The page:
Two Icelandic journalists, who were forced to pay damages for articles they had written about strip clubs, are taking their cases to the European Court of Human Rights.
Vísir reports that the journalists in question, Björk Eiðsdóttir and Erla Hlynsdóttir, wrote articles about the nightclubs Goldfinger and Strawberries. Within the articles, they quoted employees who spoke of illegal activities going on at these clubs.
However, the nightclubs filed charges of libel against the two, and the testimony of the employees interviewed could not be proven. As such, Icelandic courts ruled that the articles be stricken from public record, and that the journalists be made to pay damages to the clubs.
Gunnar Ingi Jóhannsson, a lawyer for the journalists, told reporters that they intend to appeal the decision to the European Court of Human Rights. He points out that past precedent shows journalists cannot be held liable for things said by people they have interviewed; that to quote someone puts the responsibility on the quoted, not the journalist. Gunnar considers the ruling of the Icelandic court a violation of freedom of expression.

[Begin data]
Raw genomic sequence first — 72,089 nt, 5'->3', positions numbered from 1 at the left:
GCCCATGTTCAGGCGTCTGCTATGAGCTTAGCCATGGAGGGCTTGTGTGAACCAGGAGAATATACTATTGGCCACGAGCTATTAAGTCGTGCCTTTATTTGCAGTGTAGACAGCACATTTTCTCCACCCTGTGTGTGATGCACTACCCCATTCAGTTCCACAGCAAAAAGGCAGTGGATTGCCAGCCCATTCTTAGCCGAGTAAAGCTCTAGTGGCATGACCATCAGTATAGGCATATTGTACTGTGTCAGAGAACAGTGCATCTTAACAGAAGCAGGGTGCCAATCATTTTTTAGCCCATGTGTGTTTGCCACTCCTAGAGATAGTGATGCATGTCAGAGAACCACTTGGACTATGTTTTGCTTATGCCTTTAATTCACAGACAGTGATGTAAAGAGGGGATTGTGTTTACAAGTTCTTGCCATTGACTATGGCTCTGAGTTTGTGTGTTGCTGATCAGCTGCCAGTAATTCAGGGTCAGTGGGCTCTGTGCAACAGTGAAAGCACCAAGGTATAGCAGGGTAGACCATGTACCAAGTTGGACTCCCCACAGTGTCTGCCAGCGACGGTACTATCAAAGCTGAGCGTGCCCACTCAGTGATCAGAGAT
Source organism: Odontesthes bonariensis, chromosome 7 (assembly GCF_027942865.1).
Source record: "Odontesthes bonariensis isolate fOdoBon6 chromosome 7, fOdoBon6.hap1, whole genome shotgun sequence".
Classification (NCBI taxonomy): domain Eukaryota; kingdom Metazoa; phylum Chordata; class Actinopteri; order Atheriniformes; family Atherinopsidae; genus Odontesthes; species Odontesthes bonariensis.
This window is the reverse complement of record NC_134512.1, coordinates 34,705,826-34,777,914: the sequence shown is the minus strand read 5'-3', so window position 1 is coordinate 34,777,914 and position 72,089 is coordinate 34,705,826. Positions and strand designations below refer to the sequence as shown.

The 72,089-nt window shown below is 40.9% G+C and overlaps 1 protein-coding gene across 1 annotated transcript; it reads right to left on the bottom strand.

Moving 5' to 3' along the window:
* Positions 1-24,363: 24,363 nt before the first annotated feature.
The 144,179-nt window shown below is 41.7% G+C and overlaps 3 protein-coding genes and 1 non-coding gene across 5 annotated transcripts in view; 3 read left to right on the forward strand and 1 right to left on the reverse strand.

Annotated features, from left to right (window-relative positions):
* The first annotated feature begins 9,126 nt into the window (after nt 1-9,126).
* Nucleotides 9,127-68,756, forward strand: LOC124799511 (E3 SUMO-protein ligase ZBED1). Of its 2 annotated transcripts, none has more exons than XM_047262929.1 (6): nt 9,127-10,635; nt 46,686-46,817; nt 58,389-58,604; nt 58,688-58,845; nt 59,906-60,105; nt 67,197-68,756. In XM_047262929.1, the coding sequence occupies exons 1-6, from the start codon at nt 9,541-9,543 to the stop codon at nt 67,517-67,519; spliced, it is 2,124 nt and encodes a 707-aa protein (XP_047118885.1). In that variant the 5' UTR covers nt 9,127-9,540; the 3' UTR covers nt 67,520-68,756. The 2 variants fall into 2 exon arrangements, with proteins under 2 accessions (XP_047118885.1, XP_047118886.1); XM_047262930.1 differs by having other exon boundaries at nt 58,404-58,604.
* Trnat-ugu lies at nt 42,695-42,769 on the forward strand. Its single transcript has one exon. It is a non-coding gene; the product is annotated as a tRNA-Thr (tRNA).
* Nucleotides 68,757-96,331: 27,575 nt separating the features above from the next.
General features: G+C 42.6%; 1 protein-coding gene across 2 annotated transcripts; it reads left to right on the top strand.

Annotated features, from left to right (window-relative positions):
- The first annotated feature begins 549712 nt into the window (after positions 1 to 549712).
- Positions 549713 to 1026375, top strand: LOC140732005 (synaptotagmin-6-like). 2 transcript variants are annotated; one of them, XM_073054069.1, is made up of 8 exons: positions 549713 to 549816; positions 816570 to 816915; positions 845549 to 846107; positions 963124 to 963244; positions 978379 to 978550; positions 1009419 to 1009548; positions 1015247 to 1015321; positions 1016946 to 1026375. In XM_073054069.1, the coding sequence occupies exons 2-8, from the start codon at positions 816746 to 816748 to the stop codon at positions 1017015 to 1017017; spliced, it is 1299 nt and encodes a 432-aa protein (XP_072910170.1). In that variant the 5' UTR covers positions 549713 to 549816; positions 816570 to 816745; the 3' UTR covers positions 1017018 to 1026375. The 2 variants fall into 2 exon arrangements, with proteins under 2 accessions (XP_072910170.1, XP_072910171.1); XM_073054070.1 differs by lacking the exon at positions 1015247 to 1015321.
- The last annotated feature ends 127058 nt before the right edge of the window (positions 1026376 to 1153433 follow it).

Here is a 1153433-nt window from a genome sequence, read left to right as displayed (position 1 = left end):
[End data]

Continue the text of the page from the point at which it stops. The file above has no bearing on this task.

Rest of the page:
Only one other case of freedom of expression in Iceland has ever appeared before the European Court of Human Rights, and that was when Þorgeir Þorgeirson wrote an article on police brutality in 1992. His article was also ruled to be stricken from the record in Icelandic court, and the European Court of Human Rights ruled that as he was writing about a subject of societal importance, Þorgeir’s freedom of expression should not be curtailed. Björk and Erla’s case will be based around much the same reasoning.
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